Why use third-party ‘bolt-on’ products rather than functionality within your MIS?

Why use third-party ‘bolt-on’ products rather than functionality within your MIS?

We have 17 MIS systems listed in our directory and almost all of them argue they offer a one-stop-shop solution that provides everything your school needs in one place – that’s clearly the direction most MIS suppliers have been moving.

This therefore begs the question: Why do schools continue using bolt-on products rather than functionality that’s native to their MIS?

We will discuss the features and benefits of a wide range of third-party products and services in the coming months.  However the principal benefits of using one system are arguably user familiarity / ease of use (not having to use – and potentially log-in to – multiple applications) and tech teams not having to support multiple systems from different suppliers.

Surely using one, single system would mean reduced workload for teachers, senior leadership teams (SLT) and support staff?  

All MIS providers now provide APIs (Application Programming Interfaces) which is a way for two or more software programs to communicate with each other. Some just extract data directly from the MIS on a real time or regular basis, whilst others provide full two way, read and write back functionality.

We’re aware of many systems that continue to rely on schools downloading spreadsheets (CSV files) and uploading these into the third party software. This is not only inefficient – as every time your core MIS changes, you’ll have to manually update the ‘bolt-on’ product too – but could also prove an extra data security risk.

Disadvantages of using ‘bolt-on’ products are that your staff will need to learn different systems, and you’ll need training and support in addition to having multiple subscriptions to manage – at the same time ensuring that you’re spending your budgets as wisely.  

There is an argument that using all the elements of a single package or everything from the same supplier is the most efficient, however the overwhelming fact is that schools not only want the best and most cost-effective services, but they also want systems they’ve been using in the past. If changing MIS isn’t perceived as challenging enough, trying to change everything at once can be such a shock to the system that it may also cause increased workload to your already stretched office staff, adding stress to an already overloaded team.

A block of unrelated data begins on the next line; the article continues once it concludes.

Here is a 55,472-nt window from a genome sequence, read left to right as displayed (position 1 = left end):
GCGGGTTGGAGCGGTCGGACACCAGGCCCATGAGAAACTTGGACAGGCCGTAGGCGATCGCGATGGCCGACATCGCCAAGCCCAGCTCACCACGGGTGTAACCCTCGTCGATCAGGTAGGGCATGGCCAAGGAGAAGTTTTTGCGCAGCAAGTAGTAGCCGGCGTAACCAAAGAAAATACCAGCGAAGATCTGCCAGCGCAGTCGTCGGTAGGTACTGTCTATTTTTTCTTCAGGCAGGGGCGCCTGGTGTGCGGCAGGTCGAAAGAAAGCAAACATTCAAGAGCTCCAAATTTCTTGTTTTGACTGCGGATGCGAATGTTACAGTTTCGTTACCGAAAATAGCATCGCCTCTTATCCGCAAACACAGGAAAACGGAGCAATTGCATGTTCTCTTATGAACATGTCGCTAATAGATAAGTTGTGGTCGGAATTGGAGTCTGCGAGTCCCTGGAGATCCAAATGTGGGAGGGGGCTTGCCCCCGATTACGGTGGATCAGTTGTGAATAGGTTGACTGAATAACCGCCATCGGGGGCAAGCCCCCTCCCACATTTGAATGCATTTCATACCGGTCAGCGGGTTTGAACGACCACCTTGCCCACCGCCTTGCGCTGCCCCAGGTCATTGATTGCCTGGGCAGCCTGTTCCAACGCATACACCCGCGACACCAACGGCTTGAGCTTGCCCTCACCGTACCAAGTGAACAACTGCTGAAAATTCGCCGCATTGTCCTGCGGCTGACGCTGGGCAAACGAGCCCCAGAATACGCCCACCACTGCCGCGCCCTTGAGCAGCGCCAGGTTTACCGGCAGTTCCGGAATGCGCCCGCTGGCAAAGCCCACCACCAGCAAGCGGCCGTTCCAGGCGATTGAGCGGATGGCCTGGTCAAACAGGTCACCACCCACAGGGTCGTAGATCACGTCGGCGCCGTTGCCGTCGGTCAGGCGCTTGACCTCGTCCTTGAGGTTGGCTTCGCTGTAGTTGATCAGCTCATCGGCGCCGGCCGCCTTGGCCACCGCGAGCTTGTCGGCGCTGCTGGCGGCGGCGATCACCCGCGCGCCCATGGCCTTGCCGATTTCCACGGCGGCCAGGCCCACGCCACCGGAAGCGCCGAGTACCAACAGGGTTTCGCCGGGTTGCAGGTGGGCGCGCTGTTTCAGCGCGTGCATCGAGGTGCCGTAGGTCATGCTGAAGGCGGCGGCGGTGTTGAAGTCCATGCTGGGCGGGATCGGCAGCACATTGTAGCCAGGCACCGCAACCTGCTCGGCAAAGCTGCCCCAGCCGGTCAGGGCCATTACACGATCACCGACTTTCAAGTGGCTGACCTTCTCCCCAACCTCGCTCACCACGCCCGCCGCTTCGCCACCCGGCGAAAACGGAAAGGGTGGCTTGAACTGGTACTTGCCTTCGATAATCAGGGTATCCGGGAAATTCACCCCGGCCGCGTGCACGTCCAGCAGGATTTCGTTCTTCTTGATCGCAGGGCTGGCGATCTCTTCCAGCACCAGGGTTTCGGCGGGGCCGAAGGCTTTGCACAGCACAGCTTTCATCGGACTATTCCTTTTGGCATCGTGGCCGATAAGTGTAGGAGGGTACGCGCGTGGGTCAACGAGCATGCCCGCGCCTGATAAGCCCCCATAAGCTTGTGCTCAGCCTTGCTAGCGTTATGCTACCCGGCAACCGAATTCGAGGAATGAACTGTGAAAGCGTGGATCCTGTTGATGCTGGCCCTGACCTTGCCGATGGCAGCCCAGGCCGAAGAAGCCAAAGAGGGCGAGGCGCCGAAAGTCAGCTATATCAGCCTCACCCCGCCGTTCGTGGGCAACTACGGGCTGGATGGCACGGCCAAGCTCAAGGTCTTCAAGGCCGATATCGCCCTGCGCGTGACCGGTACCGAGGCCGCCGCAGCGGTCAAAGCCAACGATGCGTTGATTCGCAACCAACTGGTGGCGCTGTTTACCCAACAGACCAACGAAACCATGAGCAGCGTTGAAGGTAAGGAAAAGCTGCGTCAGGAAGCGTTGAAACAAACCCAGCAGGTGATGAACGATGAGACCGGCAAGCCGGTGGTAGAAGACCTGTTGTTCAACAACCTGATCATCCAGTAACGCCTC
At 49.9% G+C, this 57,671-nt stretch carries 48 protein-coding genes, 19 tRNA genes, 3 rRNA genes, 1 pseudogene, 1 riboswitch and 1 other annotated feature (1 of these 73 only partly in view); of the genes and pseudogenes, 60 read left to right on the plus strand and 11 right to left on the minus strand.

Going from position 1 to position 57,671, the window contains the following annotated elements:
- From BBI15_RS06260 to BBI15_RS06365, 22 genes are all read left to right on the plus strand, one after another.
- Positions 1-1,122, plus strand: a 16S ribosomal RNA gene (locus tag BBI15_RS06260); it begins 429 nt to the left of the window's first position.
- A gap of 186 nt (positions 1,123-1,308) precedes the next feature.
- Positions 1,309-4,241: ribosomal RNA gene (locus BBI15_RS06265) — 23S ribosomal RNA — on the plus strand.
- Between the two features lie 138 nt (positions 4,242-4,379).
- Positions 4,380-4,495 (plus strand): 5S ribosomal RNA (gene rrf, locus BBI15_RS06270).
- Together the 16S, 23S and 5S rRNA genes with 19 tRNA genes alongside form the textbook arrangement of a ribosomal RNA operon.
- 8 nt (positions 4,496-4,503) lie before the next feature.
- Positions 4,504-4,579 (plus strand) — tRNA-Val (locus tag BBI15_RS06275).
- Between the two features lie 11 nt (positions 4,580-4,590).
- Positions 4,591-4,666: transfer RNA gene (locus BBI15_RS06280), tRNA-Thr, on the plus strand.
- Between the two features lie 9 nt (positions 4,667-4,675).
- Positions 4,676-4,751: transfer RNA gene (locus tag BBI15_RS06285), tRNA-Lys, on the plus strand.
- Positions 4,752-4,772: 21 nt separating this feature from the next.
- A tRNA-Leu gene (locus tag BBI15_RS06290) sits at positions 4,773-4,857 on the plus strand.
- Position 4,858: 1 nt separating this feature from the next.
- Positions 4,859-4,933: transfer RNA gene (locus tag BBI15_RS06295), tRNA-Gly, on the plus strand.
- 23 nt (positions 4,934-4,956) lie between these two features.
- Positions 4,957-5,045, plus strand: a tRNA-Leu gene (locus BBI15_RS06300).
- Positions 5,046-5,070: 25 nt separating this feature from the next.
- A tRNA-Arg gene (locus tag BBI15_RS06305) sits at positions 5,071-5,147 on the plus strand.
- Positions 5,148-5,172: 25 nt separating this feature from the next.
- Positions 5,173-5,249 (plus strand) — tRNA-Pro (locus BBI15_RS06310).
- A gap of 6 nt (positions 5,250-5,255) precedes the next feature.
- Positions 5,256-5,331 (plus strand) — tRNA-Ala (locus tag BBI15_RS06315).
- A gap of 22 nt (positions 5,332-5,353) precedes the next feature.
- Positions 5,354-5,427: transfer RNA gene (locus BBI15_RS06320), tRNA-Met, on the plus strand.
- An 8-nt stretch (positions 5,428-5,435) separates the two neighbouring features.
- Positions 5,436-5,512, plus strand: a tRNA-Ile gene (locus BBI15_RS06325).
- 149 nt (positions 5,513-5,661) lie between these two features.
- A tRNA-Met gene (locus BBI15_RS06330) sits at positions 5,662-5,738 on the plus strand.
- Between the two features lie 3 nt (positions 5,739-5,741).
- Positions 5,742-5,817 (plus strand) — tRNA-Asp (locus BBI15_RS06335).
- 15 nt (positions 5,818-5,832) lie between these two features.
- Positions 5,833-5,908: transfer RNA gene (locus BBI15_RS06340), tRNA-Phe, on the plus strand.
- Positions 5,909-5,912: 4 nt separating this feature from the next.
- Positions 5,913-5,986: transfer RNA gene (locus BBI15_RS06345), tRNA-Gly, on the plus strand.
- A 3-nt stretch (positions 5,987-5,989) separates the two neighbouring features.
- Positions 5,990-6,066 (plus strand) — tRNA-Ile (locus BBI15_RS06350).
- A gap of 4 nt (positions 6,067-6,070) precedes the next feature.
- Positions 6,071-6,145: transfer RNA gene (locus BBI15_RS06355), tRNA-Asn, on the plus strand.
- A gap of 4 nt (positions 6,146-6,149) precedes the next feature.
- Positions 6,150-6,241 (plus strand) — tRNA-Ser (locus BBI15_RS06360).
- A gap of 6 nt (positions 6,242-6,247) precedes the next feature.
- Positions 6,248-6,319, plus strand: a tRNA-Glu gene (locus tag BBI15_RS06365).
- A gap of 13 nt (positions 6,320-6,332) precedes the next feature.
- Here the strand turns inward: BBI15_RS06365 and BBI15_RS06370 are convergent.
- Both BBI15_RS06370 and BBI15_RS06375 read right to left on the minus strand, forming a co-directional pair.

Clearly the one area we haven’t mentioned is that of functionality, especially the depth of speciality applications and the wide variety of additional systems schools use. MIS providers may offer a great core system and some of their additional features may provide the level of functionality you require, but it’s unlikely they’ll be as good as software from companies that specialise in these niche areas.   

This trend started many years ago with timetabling and then the first parental messaging systems, but the range of products that a forward-thinking school might use nowadays include:

Messaging, parents evening and room booking systems, timetabling, payments, assessment, finance,

behaviour & achievement, analytics, clubs & trips, seating plans, homework, parent / student portal / apps, SEND, safeguarding, forms, and marksheets – to name only the most common.

There are obviously pros and cons to both in-built functionality and the use of external third-party software and we will be exploring these in coming updates. Watch this space!

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